India’s small-car makers, though relieved, have an unsolved problem on their hands: How long will their small cars stay small?
The finance minister—by keeping mum about this in the Budget and, thereby, not changing the definition of ‘small cars’ that determines tax discounts—has spooked car makers because it is in conflict with a with a long-term industry blueprint released by the PM in January. The trouble is, it’s done nothing to nail what definition the country will finally adopt.
Chidambaram previously defined vehicles, which were less than four metres long and had an engine capacity not exceeding 1.2 litres (petrol) and 1.5 litres (diesel), as small cars, granting them an 8% concession in excise tax. The latest Automotive Mission Plan 2006-2016 defines small cars as less than 3.8 metres with no restrictions on engine size.
“It is prolonged agony for us since there is no clarity on the definition of the small car,” said Jnaneshwar Sen, senior general manager, Honda Siel Cars India. “Based on the indications given in the last Budget, we have made certain investment decisions based on the 4-metre definition.”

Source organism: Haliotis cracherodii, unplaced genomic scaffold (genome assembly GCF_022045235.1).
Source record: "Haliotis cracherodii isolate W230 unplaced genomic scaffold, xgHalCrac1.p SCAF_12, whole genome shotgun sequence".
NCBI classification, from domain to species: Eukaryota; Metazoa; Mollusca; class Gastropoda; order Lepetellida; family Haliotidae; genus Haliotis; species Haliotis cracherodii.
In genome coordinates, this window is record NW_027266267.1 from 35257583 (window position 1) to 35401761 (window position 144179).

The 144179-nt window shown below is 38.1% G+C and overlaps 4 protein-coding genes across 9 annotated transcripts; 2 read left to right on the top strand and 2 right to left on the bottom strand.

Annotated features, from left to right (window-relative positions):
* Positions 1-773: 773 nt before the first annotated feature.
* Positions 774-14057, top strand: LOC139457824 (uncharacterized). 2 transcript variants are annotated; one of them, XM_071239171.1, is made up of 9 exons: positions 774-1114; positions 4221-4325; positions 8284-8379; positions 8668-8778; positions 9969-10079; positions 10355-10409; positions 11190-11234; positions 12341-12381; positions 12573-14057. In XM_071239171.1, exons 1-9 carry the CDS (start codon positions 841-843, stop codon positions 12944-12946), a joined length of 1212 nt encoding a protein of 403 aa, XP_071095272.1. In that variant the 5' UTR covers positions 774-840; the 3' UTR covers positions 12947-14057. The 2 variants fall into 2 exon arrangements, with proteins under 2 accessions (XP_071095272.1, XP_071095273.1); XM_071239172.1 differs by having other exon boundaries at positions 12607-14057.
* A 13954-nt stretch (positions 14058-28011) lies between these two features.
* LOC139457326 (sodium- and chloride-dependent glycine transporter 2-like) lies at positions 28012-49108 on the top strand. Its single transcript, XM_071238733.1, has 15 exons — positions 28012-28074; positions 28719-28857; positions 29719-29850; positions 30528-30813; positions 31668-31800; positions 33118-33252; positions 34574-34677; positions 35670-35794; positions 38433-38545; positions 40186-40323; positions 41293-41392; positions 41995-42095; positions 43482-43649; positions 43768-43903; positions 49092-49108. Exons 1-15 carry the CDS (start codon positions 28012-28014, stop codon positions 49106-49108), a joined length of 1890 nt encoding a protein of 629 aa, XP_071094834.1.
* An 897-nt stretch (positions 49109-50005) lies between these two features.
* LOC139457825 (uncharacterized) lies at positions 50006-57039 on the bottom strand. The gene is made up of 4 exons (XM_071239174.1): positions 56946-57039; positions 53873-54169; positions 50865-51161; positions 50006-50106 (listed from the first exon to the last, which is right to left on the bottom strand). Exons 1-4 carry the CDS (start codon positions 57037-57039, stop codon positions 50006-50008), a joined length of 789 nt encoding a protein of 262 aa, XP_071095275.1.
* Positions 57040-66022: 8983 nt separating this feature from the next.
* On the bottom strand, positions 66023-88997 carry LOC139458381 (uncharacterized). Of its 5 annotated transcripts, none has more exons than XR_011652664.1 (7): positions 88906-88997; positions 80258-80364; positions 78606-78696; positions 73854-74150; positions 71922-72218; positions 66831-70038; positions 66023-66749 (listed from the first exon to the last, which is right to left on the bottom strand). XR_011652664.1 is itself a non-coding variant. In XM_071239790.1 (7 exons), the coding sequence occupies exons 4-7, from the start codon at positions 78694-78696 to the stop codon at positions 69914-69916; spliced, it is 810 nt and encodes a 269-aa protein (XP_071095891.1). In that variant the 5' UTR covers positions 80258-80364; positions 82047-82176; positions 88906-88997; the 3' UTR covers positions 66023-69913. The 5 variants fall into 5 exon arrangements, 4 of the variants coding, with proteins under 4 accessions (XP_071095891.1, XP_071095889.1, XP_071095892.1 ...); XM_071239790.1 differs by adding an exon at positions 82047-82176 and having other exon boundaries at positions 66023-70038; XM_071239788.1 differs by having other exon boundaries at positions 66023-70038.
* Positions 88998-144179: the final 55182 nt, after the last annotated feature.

Honda plans to launch a compact car in the first quarter of 2009, for which it is building a new plant in Rajasthan for Rs2,000 crore. A rush to avail tax breaks led to companies going back to the drawing board and putting together combinations of car sizes and engine capacities: Hyundai Motors India and General Motors India are two such car makers. “The speculation has been put to rest for the moment,” said Rajeev Chaba, president and MD, General Motors India. “It’ll keep bothering us till we get clarity on what will be the definition.”
GM recently launched the Chevrolet U-VA, after a six-month delay, resulting from fitting a smaller 1.2-litre specifically to avail the excise sop. A change in the definition would have excluded the Chevrolet U-VA from the category of cars that could avail the tax discount. At 3.88 metres, the model is just a tad longer than the one in the automotive blueprint for the next 10 years.
Hyundai too is working on a smaller engine for its Getz model. “The speculation has been put down at least till the next Budget,” said Arvind Saxena, vice-president at Hyundai’s Indian unit. In the previous Budget, Chidambaram cut the excise tax on small cars from 24% to 16% to make them more affordable in Asia’s fourth-largest automobile market. Every seven of 10 cars made in India are small cars. Currently, there are as many as eight models of small cars and the same number is planned in the next four years.